• Do not give the vaccine within 14 days of another vaccine.
  • Offer the vaccine to people regardless of prior COVID-19 infection. If the person is currently infected, wait until recovery from acute illness and criteria have been met to discontinue isolation.
  • Defer vaccination for 90 days for people who have received monoclonal antibodies or convalescent plasma as part of COVID-19 treatment.
  • Administer the vaccine to people with underlying conditions if they have no contraindications.
  • Administer the vaccine to immunocompromised people without contraindications but counsel them about unknown safety and efficacy in this group and the potential for reduced immune responses to the vaccine.
  • Counsel vaccine recipients about possible reactions and encourage them to complete both doses and to continue taking precautions, including wearing a face mask, keeping distance from others and washing their hands frequently.

The CDC has more details on this clinical guidance on its website at and is holding a webinar about COVID-19 vaccine safety at 1 p.m. EST on Dec. 14. The webinars can be viewed at

Contraindications and precautions

The CDC recommends individuals do not take the vaccine if they have had a severe allergic reaction to any component of the vaccine. For people with a history of severe allergic reaction to another vaccine or to an injectable medication, conduct a risk assessment when deciding whether to vaccinate. Appropriate medical treatment to manage an anaphylactic reaction must be available immediately for all patients. Vaccine providers should observe patients for 30 minutes if they have a history of anaphylaxis and 15 minutes if they do not. The CDC said it will continue to refine the language of this recommendation in the coming days to provide additional clarity and specificity.


Every state and several major cities have created their own playbook for implementing a vaccination program.

The announcement late Friday granting the EUA for Pfizer’s vaccine set into motion extensive coordination to ensure the first shipments arrive Monday at 145 predetermined sites, according to U.S. Army Gen. Gustav F. Perna, chief operating officer for Operation Warp Speed. Another 425 sites will receive their shipments Tuesday, followed by 66 sites Wednesday.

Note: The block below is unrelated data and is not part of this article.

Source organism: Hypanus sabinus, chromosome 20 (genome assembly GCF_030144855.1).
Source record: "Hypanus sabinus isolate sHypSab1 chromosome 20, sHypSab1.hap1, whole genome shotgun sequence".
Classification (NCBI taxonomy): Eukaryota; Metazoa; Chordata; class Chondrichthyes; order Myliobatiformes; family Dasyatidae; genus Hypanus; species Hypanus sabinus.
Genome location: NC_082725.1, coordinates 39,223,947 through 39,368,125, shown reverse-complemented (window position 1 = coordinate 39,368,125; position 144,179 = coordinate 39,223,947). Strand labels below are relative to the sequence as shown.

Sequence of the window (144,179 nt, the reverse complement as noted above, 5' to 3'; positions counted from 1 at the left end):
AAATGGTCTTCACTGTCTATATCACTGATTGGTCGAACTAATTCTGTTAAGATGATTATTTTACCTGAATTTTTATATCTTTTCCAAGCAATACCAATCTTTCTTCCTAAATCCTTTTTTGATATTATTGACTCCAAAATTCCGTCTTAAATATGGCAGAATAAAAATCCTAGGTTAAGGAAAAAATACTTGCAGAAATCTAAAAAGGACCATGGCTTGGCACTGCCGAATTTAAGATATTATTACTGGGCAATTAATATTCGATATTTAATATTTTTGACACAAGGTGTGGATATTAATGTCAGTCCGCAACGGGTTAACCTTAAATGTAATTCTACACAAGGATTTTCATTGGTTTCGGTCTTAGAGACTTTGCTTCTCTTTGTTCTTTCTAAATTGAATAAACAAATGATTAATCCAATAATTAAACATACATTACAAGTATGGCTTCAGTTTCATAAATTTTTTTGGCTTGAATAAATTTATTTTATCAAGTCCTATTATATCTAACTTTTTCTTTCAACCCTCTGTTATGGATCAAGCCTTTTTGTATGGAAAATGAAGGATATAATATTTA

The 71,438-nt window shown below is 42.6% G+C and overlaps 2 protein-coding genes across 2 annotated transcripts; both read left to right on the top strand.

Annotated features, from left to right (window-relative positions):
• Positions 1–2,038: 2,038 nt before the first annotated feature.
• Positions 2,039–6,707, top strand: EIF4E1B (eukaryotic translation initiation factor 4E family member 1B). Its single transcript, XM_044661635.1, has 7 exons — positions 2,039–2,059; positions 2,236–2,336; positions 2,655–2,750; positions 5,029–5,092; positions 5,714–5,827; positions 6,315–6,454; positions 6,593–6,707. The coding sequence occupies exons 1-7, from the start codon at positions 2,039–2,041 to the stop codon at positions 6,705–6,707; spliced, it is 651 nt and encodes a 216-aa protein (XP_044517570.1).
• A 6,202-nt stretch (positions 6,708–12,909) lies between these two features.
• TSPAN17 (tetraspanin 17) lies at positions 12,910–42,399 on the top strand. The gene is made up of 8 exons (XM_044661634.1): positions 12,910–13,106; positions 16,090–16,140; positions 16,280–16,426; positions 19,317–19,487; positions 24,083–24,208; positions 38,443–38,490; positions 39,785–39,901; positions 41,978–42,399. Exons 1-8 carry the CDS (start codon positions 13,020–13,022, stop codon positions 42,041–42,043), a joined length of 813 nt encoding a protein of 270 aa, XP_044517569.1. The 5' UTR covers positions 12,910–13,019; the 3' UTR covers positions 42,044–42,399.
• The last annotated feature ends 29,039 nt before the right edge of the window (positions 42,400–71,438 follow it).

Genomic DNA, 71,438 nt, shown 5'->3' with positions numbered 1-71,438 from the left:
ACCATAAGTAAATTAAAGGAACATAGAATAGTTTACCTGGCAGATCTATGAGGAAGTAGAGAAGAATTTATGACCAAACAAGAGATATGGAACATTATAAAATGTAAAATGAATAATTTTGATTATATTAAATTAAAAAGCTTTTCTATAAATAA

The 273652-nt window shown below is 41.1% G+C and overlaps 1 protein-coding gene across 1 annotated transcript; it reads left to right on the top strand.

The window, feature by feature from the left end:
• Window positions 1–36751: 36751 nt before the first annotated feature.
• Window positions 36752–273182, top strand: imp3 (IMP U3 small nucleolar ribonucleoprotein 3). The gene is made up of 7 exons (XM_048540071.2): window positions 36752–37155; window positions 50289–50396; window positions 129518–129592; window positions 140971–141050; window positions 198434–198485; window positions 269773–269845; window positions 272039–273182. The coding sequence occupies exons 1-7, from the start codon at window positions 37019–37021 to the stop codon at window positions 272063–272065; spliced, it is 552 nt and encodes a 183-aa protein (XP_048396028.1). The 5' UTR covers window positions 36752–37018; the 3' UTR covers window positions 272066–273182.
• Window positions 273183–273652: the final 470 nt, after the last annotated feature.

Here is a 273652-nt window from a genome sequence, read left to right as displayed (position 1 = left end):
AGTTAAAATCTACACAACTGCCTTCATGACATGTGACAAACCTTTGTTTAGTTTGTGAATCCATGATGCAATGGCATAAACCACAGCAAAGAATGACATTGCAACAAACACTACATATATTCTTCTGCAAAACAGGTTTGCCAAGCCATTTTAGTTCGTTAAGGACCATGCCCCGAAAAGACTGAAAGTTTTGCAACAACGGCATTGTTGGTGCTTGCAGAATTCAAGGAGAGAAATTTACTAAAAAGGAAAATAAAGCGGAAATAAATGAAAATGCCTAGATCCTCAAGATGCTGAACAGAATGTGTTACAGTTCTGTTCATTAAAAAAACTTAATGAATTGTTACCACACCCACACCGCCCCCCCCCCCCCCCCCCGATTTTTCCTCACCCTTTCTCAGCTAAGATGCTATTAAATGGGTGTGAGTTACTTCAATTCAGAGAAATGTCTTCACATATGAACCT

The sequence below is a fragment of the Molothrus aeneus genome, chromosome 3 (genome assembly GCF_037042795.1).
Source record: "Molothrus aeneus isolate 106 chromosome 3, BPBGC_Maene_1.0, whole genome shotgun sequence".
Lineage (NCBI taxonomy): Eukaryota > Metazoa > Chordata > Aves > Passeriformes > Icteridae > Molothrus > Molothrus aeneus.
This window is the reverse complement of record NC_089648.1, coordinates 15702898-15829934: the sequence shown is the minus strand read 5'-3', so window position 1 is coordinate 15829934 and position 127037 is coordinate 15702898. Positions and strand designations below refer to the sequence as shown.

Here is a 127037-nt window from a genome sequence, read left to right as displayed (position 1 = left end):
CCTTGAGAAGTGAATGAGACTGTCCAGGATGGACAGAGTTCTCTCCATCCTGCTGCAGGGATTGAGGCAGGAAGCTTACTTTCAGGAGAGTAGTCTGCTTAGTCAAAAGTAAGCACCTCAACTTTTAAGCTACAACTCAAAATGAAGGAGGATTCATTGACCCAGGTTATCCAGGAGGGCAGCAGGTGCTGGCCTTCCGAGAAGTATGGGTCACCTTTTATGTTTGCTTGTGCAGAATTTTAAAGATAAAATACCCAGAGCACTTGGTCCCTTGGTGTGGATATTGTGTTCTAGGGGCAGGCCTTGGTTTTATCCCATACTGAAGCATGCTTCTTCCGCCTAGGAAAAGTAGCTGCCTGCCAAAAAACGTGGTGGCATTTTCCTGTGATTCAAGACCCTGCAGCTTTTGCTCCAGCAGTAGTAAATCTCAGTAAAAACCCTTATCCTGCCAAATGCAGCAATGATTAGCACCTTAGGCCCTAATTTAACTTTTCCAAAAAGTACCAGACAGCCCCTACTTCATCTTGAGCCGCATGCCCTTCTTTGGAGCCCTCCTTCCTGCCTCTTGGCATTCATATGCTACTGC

Once delivered to these sites, the vaccines will be paired with ancillary kits containing supplies to administer the vaccines, including needles, syringes and diluent.

“As I speak to you now, vaccines are being packaged with a lot of emphasis on quality assurance. To that end, tomorrow morning vaccines will start rolling from manufacturing to distribution hubs and then by Monday vaccines will be received,” Gen. Perna said.

Calling the week ahead “monumental” in getting the first wave of doses delivered safely, Gen. Perna assured that a “steady cadence of delivery” can be expected in the following weeks.

He announced that distribution plans also are in development should Moderna’s COVID-19 vaccine receive an EUA, a decision that could come within a week.

ACIP has recommended that health care workers and residents of long-term care facilities are vaccinated first while supplies are limited.

U.S. Department of Health and Human Services Secretary Alex M. Azar II, J.D., has said he expects about 20 million people could be vaccinated by the end of the year, which could grow to 100 million by the end of the first quarter of 2021. By the end of the second quarter, he expects enough vaccine will be available for anyone who wants it.